NOTE: Among the causes of Syncope mentioned by Wikepedia are, fasting, too few fluids, emotional distress and lack of sleep.  

When I mentioned the substance of this post to a friend ( a recently retired teacher ) he at once came up with the right diagnosis: “NEGLECT”

Life Story

By Robert C.B. Miller

Is life rare or is it common? The search for life on Mars, elsewhere in the solar system and in the Milky Way continues apace. Planets on nearby and quite distant stars have been discovered and investigated to determine whether they are in the habitable zone where life is possible – not too far from their star so that they are not too cold and not too close so that they are not too hot. Hope is expressed that life may be found in the water beneath the ice shells of Europa, Enceladus and Titan the moons moons of jupiterrespectively of Jupiter and Saturn.

Searchers, some funded by internet billionaires, are checking the electro-magnetic spectrum for radio signals which are artefacts and the product of intelligent life. Leading public intellectuals, such as Stephen Hawking, have opined on the risk that alien intelligent life might discover us and do us harm. So far no convincing evidence of life has been found.

But there is a puzzle about life. Biologists have difficulty in explaining how abiogenesis, the emergence of living from non-living material, is possible. It is now often forgotten that one of the great triumphs of modern science was the discovery that life could only come from life. No longer could it be believed that life could just emerged from non-living material as Aristotle thought. 220px-Aristotle_Altemps_Inv8575But in turn this discovery created a problem. If life did not emerge from the non-living, how is it that the world is full of living things? One apparently obvious solution to this puzzle is that it was the result of evolution. But this cannot be the case, evolution presupposes the existence of life on which the Darwinian machinery of mutation and adaptation can work.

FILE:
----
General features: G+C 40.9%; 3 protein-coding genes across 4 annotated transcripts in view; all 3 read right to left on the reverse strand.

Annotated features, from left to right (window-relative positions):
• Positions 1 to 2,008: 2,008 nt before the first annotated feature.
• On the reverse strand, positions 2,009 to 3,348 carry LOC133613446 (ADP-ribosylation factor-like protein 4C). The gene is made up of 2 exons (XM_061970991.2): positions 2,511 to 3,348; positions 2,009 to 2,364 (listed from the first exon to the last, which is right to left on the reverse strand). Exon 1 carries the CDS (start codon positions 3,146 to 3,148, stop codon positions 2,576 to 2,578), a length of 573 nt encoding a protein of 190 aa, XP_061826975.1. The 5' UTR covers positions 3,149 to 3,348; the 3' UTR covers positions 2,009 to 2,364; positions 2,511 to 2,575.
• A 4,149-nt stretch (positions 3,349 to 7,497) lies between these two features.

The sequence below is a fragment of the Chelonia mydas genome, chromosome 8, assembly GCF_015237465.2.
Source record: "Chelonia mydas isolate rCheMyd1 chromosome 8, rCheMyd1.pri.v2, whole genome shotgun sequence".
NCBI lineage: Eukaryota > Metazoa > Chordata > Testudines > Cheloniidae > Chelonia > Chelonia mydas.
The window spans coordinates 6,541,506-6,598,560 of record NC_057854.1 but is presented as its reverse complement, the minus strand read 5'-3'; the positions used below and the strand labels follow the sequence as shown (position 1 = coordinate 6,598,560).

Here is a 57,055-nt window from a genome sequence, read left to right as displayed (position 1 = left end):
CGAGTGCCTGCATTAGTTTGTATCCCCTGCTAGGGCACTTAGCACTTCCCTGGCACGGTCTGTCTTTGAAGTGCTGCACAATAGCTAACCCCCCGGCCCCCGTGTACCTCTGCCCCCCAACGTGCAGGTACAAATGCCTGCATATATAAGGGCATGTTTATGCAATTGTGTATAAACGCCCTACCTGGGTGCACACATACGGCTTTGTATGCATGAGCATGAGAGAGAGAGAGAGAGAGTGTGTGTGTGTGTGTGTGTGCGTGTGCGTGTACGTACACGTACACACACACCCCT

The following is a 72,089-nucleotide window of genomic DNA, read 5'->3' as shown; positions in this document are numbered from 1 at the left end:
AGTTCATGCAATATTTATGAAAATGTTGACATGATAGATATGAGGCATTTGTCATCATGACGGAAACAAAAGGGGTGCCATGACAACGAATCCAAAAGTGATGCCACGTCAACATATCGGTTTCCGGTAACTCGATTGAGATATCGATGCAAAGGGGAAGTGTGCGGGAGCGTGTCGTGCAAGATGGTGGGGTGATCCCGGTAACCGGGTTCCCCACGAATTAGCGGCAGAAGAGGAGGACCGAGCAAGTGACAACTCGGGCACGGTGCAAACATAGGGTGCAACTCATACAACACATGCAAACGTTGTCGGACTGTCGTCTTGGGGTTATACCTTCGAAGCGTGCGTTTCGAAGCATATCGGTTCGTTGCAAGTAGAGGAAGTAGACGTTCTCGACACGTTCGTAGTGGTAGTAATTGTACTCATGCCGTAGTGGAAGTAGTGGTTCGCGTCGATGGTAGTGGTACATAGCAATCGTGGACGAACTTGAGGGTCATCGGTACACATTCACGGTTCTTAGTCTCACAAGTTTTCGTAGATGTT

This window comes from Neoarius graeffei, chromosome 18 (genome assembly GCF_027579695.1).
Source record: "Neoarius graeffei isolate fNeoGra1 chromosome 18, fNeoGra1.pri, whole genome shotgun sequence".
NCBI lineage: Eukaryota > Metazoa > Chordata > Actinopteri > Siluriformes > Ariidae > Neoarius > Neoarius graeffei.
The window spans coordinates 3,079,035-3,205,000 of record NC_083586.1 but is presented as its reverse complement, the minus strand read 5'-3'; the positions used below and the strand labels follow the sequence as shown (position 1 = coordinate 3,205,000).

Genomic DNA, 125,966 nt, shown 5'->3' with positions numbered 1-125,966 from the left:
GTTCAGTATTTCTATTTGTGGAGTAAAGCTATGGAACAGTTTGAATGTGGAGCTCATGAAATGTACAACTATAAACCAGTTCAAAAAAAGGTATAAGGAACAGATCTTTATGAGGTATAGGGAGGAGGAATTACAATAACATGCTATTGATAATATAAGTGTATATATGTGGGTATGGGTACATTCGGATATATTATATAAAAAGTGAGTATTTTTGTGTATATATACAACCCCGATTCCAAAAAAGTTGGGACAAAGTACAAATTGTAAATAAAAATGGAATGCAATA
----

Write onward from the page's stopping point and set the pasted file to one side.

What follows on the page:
Much energy has been used by biologists to discover how life originated and it was expected that this would be a relatively simple matter. Life, it was thought, could be shown to be the result of a chemical process that converted bare chemistry into biochemistry. But after much effort and theorising, none of the putative accounts developed have been accepted and all remain controversial. The origin of life remains an unsolved problem for chemists and biologists. In any case any the all must remain what cautious biologists call ‘Just So Stories’. The reason is that there is very clear evidence that abiogenesis occurred in the extremely distant past and consequently that almost all evidence of the process must have long disappeared.